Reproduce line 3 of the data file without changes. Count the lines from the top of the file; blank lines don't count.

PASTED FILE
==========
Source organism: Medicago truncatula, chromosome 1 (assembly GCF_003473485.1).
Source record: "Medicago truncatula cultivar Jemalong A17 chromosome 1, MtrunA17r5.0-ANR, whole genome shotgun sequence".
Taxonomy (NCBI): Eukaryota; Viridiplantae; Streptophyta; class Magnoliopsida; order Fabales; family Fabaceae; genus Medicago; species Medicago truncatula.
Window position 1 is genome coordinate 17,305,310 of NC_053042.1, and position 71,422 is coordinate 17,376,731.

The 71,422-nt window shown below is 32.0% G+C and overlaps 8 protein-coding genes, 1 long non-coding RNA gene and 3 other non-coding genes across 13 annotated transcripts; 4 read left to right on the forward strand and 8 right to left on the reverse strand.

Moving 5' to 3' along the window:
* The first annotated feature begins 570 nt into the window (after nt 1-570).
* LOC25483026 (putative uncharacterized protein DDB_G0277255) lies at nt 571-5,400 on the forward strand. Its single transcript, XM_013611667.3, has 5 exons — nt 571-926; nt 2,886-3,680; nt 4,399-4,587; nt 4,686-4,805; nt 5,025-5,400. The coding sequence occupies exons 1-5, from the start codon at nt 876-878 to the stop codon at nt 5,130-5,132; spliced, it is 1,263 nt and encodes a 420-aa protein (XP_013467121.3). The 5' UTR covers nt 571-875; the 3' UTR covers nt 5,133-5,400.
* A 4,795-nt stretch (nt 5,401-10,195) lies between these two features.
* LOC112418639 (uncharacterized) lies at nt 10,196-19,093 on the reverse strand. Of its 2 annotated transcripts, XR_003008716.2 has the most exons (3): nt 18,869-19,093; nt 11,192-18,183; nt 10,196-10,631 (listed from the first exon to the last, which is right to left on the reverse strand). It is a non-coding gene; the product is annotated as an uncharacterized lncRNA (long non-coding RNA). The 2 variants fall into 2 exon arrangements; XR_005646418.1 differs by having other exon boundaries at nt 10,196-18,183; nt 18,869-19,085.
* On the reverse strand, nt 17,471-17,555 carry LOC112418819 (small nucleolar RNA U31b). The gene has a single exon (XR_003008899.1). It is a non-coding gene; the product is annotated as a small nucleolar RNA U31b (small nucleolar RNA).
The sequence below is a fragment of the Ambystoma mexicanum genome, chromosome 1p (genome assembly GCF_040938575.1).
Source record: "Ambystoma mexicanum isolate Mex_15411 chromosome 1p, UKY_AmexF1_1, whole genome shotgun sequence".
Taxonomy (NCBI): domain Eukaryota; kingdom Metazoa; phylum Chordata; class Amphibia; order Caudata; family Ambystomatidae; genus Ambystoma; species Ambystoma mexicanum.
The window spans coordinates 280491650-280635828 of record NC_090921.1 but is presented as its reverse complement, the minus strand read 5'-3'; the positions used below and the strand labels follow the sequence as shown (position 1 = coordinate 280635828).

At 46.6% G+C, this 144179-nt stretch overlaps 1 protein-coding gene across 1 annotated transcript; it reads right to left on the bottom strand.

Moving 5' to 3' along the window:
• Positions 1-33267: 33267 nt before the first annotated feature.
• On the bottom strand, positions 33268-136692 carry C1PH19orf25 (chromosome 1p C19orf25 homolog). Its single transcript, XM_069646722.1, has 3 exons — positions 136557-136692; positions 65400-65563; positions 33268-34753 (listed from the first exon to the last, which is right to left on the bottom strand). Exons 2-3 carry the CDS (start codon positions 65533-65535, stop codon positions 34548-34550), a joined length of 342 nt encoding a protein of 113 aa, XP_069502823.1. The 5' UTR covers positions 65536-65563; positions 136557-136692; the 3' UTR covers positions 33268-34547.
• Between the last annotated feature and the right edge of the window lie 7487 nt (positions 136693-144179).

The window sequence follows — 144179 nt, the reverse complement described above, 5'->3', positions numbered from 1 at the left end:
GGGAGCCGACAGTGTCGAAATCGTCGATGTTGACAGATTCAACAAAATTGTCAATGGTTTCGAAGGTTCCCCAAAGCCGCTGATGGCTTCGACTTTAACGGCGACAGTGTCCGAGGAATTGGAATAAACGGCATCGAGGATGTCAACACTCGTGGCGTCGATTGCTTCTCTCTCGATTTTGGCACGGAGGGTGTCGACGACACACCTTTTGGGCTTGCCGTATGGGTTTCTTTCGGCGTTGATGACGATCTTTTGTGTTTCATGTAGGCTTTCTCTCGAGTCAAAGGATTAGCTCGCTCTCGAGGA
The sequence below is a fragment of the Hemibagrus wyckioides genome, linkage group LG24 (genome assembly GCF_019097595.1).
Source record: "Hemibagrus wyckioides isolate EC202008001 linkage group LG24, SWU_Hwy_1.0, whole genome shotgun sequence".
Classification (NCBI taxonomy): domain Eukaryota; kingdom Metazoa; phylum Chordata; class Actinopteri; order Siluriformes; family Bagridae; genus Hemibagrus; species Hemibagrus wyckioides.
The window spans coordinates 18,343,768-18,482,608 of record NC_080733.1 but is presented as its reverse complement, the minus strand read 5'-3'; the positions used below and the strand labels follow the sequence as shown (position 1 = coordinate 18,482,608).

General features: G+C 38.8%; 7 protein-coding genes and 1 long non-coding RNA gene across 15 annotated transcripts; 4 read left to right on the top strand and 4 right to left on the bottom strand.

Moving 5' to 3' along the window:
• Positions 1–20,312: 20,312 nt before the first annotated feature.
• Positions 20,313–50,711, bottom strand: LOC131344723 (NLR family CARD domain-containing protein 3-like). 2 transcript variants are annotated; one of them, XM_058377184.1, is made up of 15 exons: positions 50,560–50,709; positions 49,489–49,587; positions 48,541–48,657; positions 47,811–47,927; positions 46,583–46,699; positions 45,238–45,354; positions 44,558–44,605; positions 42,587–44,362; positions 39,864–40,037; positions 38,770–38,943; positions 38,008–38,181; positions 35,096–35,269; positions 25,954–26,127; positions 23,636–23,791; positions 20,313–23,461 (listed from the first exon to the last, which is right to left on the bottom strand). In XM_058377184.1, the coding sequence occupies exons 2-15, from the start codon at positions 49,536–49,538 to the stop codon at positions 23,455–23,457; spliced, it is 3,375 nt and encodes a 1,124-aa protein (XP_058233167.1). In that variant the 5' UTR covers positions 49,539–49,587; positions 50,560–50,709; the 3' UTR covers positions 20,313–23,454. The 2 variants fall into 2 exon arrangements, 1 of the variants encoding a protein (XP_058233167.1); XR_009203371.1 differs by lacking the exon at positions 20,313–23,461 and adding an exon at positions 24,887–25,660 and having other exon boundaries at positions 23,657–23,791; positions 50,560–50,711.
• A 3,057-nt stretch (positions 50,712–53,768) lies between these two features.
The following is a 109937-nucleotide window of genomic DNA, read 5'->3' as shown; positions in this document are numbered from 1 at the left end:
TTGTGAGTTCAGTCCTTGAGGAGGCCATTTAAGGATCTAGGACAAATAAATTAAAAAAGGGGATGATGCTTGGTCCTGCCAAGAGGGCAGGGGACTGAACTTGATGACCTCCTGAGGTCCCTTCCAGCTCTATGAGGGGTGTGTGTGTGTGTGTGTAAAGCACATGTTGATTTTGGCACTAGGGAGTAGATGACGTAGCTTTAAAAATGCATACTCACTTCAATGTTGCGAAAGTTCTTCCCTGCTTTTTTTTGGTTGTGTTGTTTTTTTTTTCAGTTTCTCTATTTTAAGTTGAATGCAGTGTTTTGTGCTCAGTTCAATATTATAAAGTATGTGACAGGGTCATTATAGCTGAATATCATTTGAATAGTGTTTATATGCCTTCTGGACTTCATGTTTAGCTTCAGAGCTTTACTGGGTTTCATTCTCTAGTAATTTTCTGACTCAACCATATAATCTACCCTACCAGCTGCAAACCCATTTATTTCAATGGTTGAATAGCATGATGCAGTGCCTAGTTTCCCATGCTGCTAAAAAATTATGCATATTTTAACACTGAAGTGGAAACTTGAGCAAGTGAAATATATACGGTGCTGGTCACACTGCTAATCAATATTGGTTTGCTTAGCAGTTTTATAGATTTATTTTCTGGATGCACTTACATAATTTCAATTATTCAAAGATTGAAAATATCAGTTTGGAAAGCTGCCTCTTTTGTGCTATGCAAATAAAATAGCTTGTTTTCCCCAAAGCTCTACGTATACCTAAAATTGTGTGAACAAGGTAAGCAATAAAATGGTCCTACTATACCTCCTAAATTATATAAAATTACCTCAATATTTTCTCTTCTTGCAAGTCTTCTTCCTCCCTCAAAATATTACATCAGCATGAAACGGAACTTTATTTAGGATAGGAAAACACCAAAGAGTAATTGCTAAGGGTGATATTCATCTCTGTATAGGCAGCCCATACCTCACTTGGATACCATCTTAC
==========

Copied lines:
Taxonomy (NCBI): Eukaryota; Viridiplantae; Streptophyta; class Magnoliopsida; order Fabales; family Fabaceae; genus Medicago; species Medicago truncatula.